Thursday, October 26, 2017

Does Fan Service Destroy an Artwork?

There are different kinds of fan service, from using elements you think your fans will love to allowing your audience to participate in the art creation process. But doesn't fan service destroy an artwork?

Sometimes artists turn into magic fairies and fulfill their audience's wishes.

If you want your art to be seen by a large audience, you need marketing. Marketing means understanding and acting according to your audience's desires. And one very special form of marketing is fan service ...

Many artists do it, be it in the form of couples popular among the fans of a story getting together or just certain characters being pretty or wearing revealing clothes for no reason. And there are also whole genres that are centered around fan service: For example, stories which are written about characters submitted by the readers or stories where the readers vote over how the story is going to be continued.

What Does the Audience Really Want?


Interestingly enough, much fan service seems to be based on clich├ęs rather than on facts. As I wrote in another article, there is a difference between what draws attention and what the audience actually enjoys: When it comes to violence, for example, people are more likely to choose violent versions of television shows over non-violent versions (of the exact same shows) when reading the descriptions. Yet when it comes to actually enjoying a show, the non-violent versions tend to get better scores than the violent ones.

So what is better then? More violent action or more human emotions and relationships? It seems, many people don't know what they really want. Many creators seem to think they do their fans a favour by including spectacular violence, and many fans believe this as well. Whereas in fact ... Probably only researchers know for sure what people really want.

Fulfilling the Audience's Wishes


Sometimes, however, fans have a very precise idea of what they want, and they let the creator know in their feedback. This is, for some reason, especially the case with shipping: No matter what kind of story you tell and which medium you choose, sooner or later some people from your audience, mostly women, will want two or more characters from that story to become a couple.

Well, if you did plan for a love relationship between those characters, then congratulations! You and your audience are on the same vibe! If your audience, however, wants something different than what you've planned ...

I've never been in such a situation, because I usually finish my stories before publishing them, and then I don't change the plot anymore, no matter what. But I've seen other creators react very differently to the audience's shipping:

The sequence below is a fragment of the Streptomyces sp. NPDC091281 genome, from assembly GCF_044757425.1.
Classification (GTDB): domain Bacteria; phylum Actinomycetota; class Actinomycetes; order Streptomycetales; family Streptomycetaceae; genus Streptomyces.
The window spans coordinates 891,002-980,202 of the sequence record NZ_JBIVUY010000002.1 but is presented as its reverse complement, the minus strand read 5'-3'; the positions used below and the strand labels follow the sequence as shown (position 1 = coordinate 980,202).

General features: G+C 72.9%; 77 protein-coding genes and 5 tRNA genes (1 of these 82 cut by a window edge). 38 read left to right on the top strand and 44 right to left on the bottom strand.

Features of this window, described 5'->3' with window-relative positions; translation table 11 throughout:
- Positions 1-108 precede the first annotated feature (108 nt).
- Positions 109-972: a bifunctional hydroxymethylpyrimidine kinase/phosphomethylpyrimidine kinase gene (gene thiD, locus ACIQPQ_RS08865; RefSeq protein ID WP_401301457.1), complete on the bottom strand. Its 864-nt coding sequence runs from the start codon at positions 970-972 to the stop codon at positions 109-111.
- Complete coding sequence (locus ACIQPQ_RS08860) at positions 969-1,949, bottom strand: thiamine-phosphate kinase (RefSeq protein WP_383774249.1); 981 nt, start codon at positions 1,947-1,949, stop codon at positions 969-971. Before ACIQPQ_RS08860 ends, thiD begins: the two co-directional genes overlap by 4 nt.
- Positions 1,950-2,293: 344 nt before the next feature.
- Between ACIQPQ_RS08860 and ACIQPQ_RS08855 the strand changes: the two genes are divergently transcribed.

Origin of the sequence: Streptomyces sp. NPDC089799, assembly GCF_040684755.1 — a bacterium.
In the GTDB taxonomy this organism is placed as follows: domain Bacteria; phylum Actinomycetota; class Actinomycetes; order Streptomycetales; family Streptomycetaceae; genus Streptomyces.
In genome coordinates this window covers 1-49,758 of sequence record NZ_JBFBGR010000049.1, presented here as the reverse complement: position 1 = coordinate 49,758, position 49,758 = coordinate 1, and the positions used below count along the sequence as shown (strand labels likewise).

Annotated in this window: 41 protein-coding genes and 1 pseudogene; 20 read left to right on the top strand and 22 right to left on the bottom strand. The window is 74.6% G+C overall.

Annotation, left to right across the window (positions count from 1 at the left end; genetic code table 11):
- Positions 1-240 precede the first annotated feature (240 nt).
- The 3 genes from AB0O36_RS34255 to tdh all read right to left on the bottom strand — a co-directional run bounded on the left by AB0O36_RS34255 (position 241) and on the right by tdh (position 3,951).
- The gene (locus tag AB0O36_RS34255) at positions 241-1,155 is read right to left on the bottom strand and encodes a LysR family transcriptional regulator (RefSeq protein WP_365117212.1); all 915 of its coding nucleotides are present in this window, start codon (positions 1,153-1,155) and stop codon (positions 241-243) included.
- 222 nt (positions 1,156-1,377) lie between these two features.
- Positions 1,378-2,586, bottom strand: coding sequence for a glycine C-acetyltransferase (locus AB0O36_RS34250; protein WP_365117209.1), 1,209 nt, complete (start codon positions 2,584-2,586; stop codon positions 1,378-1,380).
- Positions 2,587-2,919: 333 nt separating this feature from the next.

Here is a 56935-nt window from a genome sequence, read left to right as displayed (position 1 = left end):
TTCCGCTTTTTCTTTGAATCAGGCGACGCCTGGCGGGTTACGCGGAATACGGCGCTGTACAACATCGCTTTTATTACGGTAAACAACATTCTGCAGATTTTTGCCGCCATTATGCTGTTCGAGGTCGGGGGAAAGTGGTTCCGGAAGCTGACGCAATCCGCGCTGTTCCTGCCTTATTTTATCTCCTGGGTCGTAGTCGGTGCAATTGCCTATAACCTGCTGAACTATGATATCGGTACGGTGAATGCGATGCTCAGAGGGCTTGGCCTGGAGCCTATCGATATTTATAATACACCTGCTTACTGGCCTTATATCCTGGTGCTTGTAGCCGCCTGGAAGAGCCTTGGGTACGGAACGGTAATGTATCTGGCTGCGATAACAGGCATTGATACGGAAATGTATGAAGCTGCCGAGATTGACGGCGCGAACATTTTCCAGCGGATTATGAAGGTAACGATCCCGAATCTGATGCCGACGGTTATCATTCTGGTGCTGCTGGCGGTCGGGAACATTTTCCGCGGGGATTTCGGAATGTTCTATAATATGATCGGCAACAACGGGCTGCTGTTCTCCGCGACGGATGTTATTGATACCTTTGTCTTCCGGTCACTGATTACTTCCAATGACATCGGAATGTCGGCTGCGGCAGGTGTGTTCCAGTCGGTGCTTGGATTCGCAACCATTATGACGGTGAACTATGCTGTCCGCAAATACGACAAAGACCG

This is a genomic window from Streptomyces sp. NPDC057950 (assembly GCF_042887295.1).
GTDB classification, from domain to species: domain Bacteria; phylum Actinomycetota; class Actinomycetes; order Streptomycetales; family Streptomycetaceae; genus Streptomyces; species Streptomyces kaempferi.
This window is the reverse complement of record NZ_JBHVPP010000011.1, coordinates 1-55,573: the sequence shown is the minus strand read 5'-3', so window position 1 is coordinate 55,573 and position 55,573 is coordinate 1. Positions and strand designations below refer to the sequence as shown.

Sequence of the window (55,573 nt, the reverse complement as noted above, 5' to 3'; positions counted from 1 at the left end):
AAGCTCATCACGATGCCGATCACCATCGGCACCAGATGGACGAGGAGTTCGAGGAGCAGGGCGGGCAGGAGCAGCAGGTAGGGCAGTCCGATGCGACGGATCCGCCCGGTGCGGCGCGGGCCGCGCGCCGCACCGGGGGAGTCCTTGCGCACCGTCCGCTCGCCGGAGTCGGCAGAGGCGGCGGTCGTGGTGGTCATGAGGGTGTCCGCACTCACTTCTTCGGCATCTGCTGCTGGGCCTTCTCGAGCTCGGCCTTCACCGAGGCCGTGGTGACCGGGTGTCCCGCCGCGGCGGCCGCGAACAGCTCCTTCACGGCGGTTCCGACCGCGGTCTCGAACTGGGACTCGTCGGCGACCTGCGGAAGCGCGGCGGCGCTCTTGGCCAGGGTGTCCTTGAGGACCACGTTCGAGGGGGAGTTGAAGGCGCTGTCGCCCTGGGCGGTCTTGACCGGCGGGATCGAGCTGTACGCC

• Some creators, just like me, ignore it and continue their story as planned. Sometimes it works well and sometimes the audience is disappointed, depending on the creator's storytelling skill.
  • Other creators choose to make their audience's wishes come true and it works well with the rest of the story, so everyone's happy.
  • Finally, another group of creators fulfills the audience's wishes as well, but it doesn't work well with the rest. Or rather: The creator fails at making it work with the rest. Two characters become a couple without a love story. Just out of nowhere. It feels like an important part of the story is missing.

So the moral of the story is: If you choose to fulfill your audience's wishes, then make it fit in with the rest of the artwork. If you can't do that, then don't do it at all. Don't ruin your masterpiece.

Cooperating with the Audience


But what if you choose to create your whole artwork around your audience's wishes? Like writing a story about the characters your audience has created? Or drawing a picture based on random keywords your fans came up with? I'm sure there's a possibility for every art genre to interact and cooperate with the audience.

This interactive kind of art creation is very different from completely original art, but since I define art as any kind of creative production or service, pieces created with help from the audience can be counted as art as well. In fact, I even believe that creating art around something that comes from the outside is a very special kind of challenge compared to relying solely on one's own imagination.

I don't have personal experience with interactive art creation, but the most striking aspect about it seems to be that not everything is under your control and you have to make it work nonetheless. I don't think it's easy. On Fanfiktion.de, a German community for fan fiction and original stories, I've stumbled over quite a few pieces written in such a way and personally I don't consider most of them good. On the other hand, Jazza, one of my favourite youtubers, often uses his fans' ideas for his character designs, and I find the results just amazing.

So the moral here is: Cooperating with the audience can be great if you're really good at it.

Summary


So is it bad to obey the wishes of your fans when creating art? Of course not. The result can be great. But you should be aware that sometimes your fans don't really know what they want. You also shouldn't forget what you want (it's your work, after all), and if you choose to fulfill your audience's wishes, it should work with the rest of the piece. And if you decide to base your whole artwork on your audience's requests, know that it's a hard challenge, so do it well.

No comments:

Post a Comment